Welcome to the PIK sustainability transition pages

Climate change is only one of numerous current challenges summarized under the term "global change". In order to meet and to respond to these challenges change in production and consumption patterns is required. Many of these challenges are direct consequences of current unsustainable development patterns, based on high levels of resource consumption. This often leads to pollution of air, water and soils as well as to environmental degradation. This indicates that business as usual is not an option. Less environmentally harmful input in energy and a more sustainable use of raw materials, we can and have to achieve improved livelihoods for the people. In other words, we have to enable a life within the critical planetary boundaries (Rockström et al., 2012) of safe operating space while guaranteeing increased well-being. In many regions of the world, poverty prevails and these regions are also amongst the most heavily affected by climate change impacts. Thus, resources should be distributed more fairly and ways should be found to reduce increasing inequalities in wealth and incomes.

Our research

Research on sustainability transitions aims at advancing the understanding of the dynamics of human-environment systems. We want to improve the evaluation of potential trade-offs and synergies between mitigation, adaptation and development. Accordingly, the objectives of the sustainable transitions group are:
  • To derive the first principles of the interplay between development stages, economic dynamics and climate protection.
  • To design sustainable development pathways at the country level that make explicit account of trade-offs.
  • To understand drivers and barriers and the role of civil society for the sustainable development pathways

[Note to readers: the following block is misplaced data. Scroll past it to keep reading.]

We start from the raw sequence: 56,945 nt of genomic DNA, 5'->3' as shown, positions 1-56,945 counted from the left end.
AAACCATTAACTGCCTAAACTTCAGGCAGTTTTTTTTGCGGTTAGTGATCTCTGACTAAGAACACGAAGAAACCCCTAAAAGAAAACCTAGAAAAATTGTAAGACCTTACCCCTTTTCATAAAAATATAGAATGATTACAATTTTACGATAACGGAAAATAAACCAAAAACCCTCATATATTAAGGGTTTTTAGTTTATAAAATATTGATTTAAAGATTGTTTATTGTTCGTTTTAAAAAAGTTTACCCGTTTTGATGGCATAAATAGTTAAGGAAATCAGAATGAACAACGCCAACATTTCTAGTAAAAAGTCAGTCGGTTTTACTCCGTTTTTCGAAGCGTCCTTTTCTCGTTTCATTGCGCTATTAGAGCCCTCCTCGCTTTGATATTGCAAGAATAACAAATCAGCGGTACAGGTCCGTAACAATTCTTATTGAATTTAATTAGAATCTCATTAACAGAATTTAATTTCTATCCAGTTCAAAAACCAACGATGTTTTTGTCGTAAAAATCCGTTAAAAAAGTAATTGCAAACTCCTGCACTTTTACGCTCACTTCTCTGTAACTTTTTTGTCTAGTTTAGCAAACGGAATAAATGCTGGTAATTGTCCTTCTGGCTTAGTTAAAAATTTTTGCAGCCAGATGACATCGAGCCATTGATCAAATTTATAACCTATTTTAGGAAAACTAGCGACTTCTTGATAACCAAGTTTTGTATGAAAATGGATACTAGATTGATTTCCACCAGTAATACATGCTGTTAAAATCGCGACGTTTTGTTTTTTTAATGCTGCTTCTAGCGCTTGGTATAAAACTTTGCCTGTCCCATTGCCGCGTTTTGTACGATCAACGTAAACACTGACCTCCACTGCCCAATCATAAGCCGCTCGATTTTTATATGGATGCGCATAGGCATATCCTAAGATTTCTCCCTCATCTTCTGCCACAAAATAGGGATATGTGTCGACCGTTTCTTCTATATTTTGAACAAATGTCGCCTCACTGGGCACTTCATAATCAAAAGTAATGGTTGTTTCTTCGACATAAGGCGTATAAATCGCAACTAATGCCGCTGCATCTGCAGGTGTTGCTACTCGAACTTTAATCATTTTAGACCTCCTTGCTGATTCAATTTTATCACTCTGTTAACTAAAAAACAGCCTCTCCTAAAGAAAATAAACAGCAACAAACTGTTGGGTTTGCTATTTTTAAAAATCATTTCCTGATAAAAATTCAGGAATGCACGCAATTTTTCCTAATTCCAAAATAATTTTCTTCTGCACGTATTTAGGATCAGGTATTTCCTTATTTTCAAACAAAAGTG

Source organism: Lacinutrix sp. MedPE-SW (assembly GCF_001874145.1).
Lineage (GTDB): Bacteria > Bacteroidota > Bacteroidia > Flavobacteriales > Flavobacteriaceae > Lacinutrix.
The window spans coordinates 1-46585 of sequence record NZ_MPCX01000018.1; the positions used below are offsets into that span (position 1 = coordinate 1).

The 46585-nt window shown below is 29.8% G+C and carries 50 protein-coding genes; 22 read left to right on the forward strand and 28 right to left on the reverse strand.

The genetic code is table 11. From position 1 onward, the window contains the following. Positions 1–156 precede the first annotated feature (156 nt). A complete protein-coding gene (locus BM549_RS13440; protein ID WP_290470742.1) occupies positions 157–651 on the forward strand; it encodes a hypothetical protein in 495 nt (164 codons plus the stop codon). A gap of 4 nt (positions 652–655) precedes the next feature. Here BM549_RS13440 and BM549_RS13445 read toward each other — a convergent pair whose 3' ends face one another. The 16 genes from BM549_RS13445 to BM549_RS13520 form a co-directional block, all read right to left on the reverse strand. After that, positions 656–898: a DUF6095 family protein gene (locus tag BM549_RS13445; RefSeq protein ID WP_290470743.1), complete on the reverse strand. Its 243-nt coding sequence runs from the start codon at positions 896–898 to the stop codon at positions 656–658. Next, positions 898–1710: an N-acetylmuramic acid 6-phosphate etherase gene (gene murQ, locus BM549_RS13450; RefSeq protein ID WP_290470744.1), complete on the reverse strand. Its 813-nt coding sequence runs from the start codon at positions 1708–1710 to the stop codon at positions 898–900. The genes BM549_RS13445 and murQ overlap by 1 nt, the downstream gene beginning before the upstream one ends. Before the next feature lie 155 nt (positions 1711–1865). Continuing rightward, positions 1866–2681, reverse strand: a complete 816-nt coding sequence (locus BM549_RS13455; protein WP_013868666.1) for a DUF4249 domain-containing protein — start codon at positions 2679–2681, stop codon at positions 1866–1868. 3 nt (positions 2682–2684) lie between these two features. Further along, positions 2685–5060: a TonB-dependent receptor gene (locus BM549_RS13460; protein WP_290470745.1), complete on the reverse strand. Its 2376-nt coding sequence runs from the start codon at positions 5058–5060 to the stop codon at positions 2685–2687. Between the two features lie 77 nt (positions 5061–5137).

• To evaluate incremental and transformational adaptation option for regions with the highest environmental risks.

Central research areas of the sustainable transitions group are: The most commonly used methods are data integration and pattern detection based on machine learning. Moreover, we derive hypotheses of fundamental relationships and verify these using existing data sets. Additionally, dynamical modelling approaches are applied. These methods allow the identification and differentiation of possible and impossible future pathways for the development of nations. But still, it remains an open question how a system shift to a different pathway may happen. Policies and economic incentives are important contributions to such a shift. However, novel ideas, changes in attitudes and lifestyles are just as important but often derive from smaller groups or niches within a society. To learn how these diverse processes interact and result in a system shift, we research the role of grassroots initiatives for their bottom-up contribution to the shift to a different pathway in context of the TESS project.

The purpose of this web-site is to share the research insights on sustainability transitions in view of climate change (impacts, adaptation, and mitigation) publicly. Therefore, we make scientific literature, complementary information and data as well as our programming code publicly available. The provided material is intended to foster new research on sustainability transition in regard of climate change.




Image source: gsa.gov